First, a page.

Re: [xsl] The Perils of Sudden Type-Safety in XPath 2.0

Subject: Re: [xsl] The Perils of Sudden Type-Safety in XPath 2.0
From: "Charles White" <chuck@xxxxxxxxxxx>
Date: Wed, 19 Feb 2003 10:06:03 -0800
Hi Jeni:

Yes, sorry, I wasn't very clear. I'm hesitant to ask too many questions on
the list about 2.0 because I haven't finished going over the specs, but your
explanation will make reading the spec much more understandable, so thank
you for the detailed explanation.

Just to help clarify, then, if I have an expression in XSLT 2.0 like this:
4.5 + 5.5

it should yield 10.0 in XPath 2.0, right?

This would have yielded 10 in XSLT 1.0.

If I am using an XSLT 2.0 compliant processor, and I want to maintain my
original results, is the solution as you described to Gunther, to keep the
version attribute value at "1.0" and that otherwise XPath 2.0 casting takes
over and therefore the result will be an xs:decimal type? But I'll still
have the benefit of using, for example, xsl:for-each-group?

I think I actually like that type casting seems less arbitrary than before,
although I haven't quite nailed down the particulars yet. As long as there
is some kind of switch, it all seems cool.


~ chuck white

> Hi Chuck,
> > I'm only now starting to play around with XSLT 2.0, so this is a
> > question I am posing to you , not an argument. Can you give me an
> > example where automatic casting takes place? I tried to create one
> > multiplying two values and assumed, based on this thread, it would
> > return an integer, but it didn't happen. Can you clarify the
> > situation for my muddled mind?
> I'm not exactly sure what you're asking for, but here's an example
> that illustrates what happens when you multiply two values under XSLT
> 2.0.
> Say you had the following unvalidated (and hence untyped) XML:
>   <problem risk="3" severity="4">...</problem>
> and you wanted to create a number of exclamation marks equal to the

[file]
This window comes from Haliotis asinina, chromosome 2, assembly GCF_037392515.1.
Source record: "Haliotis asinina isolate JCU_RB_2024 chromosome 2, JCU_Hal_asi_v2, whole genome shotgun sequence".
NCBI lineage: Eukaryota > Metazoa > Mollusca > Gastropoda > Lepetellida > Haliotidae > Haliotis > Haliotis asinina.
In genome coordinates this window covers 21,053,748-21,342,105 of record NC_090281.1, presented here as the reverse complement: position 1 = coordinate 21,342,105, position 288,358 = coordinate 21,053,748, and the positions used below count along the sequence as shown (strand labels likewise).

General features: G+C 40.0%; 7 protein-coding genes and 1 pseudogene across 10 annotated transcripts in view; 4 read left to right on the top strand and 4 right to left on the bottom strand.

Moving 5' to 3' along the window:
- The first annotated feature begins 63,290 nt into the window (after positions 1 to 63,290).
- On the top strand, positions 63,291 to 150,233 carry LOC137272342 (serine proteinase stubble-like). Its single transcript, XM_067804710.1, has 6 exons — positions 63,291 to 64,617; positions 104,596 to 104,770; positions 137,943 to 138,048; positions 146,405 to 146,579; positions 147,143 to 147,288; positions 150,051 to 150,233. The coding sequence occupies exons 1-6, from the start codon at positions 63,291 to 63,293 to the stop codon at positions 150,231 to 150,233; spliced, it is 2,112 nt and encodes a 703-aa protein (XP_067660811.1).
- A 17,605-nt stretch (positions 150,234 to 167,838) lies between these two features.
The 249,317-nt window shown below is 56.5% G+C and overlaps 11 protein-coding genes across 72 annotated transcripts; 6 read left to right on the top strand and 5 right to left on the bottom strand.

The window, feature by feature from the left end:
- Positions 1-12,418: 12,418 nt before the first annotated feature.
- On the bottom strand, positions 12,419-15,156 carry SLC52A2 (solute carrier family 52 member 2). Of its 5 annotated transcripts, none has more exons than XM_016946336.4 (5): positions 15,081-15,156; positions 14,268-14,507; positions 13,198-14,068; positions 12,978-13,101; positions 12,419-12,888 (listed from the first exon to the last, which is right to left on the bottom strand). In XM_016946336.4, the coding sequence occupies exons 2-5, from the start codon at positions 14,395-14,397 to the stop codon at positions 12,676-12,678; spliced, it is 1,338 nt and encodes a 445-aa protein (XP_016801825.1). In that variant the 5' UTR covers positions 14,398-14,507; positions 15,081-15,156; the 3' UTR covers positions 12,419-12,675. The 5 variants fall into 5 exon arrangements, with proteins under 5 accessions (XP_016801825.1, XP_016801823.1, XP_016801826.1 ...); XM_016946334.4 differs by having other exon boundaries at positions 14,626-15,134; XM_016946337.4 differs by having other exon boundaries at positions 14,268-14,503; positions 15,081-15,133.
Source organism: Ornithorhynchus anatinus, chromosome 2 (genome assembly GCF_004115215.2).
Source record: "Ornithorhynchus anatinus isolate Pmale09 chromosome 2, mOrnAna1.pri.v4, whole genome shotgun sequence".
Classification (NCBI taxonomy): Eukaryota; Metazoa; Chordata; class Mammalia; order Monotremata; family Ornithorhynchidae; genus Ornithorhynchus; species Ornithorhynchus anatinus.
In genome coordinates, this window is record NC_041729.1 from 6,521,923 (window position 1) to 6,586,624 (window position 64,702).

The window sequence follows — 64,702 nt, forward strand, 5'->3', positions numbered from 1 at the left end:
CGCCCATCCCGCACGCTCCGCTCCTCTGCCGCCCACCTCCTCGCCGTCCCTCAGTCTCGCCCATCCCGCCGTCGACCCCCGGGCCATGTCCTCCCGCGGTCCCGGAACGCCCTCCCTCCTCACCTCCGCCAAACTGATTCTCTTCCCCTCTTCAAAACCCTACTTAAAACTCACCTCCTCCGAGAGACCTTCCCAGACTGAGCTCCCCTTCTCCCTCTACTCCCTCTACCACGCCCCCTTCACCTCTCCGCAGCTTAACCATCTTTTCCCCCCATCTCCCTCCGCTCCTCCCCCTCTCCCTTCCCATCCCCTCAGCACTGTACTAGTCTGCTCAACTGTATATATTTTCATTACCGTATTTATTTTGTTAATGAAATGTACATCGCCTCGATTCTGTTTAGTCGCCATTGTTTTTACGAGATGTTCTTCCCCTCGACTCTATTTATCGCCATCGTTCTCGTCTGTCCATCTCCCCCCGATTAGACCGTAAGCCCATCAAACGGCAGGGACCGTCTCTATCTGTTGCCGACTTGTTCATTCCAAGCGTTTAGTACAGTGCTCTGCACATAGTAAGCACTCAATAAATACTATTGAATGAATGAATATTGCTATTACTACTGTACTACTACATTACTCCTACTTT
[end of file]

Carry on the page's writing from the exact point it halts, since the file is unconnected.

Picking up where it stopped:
> value of @risk * @severity. @risk and @severity are both always
> integers, but the XML is untyped so the XSLT processor doesn't know
> this.
> Since neither @risk nor @severity is typed, an XSLT 2.0 processor
> will assume that since you want to multiply them together they must be
> of type xs:double. When you multiply two doubles, the result is a
> value of type xs:double. If you try to use a double as an argument or
> operand to a function or operator that expects an integer (or indeed
> most other types), you will get a type error. For example, if you try
> to do:
>   <xsl:value-of select="string-pad('!', @risk * @severity)" />
> or:
>   <xsl:for-each select="1 to @risk * @severity">!</xsl:for-each>
> then you will get errors because string-pad() expects an integer as
> its second argument and the 'to' operator expects integers for its
> arguments.
> You have to do one of:
>   - add types to your document by validating it against a schema or by
>     creating a temporary tree in which the attributes are assigned types
>   - cast the values to integers explicitly within the code
>   - use a variable to create an untyped node containing the value
>     which will then be automatically cast to the right type
> Explicit casts look like:
>   <xsl:value-of select="string-pad('!', xs:integer(@risk * @severity))" />
> Creating the variable looks like:
>   <xsl:variable name="danger">
>     <xsl:value-of select="@risk * @severity" />
>   </xsl:variable>
>   <xsl:value-of select="string-pad('!', $danger)" />
> This latter works because the $danger variable holds the document node
> of a tree that contains the value of @risk * @severity. The typed
> value of the document node is the value 7 of the type
> xdt:untypedAtomic [*]. Since the type is xdt:untypedAtomic, the value
> is cast automatically to the required type of xs:integer when the
> variable is used.
> Cheers,
> Jeni
> [*] I mistakenly talked about the type xdt:anyAtomicType in an earlier
> mail when I meant xdt:untypedAtomic.
> ---
> Jeni Tennison
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